Obama Reaches Long Sought Pacific Trade Deal

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After years of negotiating, President Barack Obama and 11 other pacific nations Monday agreed to a landmark international trade deal known as the Trans-Pacific Partnership (TPP).

Negotiations began in 2010 and by the end included a total of 12 countries. At roughly 39 percent of the world’s GDP, it is the largest regional trade deal in history. Despite the deal still having to pass Congress, it could become a huge victory for Obama who has had to fight his fellow Democrats and labor unions to accomplish it.

The trade deal would gradually end thousands of import tariffs and other international trade barriers. It would also establish uniform rules for intellectual property, environment protections and open internet access, even in communist Vietnam, The New York Times reports.

It will face significant opposition in Congress with most Democrats and many Republicans opposing it. With the passage of Trade Promotion Authority (TPA), the trade deal has already managed to overcome a major challenge. Also known as fast-track, it was passed by Congress in June after a bitter fight in both the House and Senate. Fast-track allows the president to make trade deals with a straight up or down vote without amendment or filibuster.

TPP expands upon the Trans-Pacific Strategic Economic Partnership Agreement which was made between Brunei, Chile, New Zealand and Singapore, according to The Australian government. P4 went into force in 2006. The deal was designed to be a path to trade liberalization among Asia-Pacific countries.

Opponents have compared the deal to the North American Free Trade Agreement (NAFTA) which they claim resulted in many American jobs being lost. Obama has argued, according to The Washington Post, that TPP could help fix many of the problems NAFTA caused.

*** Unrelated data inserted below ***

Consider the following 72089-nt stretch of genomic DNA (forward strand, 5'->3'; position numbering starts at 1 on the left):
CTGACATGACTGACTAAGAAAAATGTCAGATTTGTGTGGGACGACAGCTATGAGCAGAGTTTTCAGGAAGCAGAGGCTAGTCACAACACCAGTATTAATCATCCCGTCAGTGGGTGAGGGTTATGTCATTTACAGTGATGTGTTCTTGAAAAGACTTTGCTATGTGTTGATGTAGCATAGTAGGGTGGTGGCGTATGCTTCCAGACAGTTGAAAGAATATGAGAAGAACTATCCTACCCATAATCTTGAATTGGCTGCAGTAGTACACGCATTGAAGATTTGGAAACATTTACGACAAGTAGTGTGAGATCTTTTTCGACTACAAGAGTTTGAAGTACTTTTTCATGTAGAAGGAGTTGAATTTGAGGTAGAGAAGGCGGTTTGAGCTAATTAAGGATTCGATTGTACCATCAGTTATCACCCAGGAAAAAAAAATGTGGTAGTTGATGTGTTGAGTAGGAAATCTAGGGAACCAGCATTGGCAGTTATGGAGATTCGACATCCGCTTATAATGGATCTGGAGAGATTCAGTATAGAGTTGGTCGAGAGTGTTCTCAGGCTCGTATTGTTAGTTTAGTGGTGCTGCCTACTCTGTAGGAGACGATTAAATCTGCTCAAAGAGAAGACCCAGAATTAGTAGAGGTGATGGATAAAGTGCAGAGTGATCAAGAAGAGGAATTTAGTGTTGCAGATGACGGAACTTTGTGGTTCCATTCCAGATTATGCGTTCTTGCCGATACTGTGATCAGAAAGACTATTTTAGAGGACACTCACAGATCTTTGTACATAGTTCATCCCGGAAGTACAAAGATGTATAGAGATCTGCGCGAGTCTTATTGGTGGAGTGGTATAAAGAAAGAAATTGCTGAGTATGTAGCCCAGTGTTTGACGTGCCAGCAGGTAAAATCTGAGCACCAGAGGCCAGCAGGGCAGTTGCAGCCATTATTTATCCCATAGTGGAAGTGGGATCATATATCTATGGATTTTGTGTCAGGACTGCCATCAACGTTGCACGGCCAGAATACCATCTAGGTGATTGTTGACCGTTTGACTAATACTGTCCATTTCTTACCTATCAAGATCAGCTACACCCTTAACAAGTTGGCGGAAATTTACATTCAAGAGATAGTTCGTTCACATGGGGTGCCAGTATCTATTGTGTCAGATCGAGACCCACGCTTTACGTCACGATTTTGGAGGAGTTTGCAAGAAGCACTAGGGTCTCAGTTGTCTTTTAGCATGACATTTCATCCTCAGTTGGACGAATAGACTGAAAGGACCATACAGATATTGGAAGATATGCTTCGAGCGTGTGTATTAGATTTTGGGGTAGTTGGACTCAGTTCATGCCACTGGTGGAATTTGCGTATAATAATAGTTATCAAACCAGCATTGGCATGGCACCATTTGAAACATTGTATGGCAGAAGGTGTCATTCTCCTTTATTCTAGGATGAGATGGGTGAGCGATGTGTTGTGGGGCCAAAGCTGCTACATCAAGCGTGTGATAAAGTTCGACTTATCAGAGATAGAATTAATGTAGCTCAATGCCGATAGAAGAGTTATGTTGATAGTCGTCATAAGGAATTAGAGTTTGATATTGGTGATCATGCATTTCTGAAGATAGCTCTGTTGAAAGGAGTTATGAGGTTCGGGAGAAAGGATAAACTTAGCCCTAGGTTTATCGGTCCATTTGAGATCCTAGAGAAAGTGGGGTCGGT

The trade talks have caused a considerable rift between Obama and Democrat lawmakers. Critics have noted concern that the deal will end up benefiting corporations as the expense of workers and the environment. Democratic Sen. Elizabeth Warren and presidential candidate Bernie Sanders have been among those more adamantly opposed to the deal. Reluctance by Democratic presidential front-runner Hillary Clinton to oppose the deal has put her at odds with labor unions.

The White House has argued on numerous occasions that the deal will help American workers. During a recent press call, Obama also countered critics who say the deal is being done in secret to mislead people by arguing the parts that haven’t been released are not finalized and therefore don’t actually exist yet.

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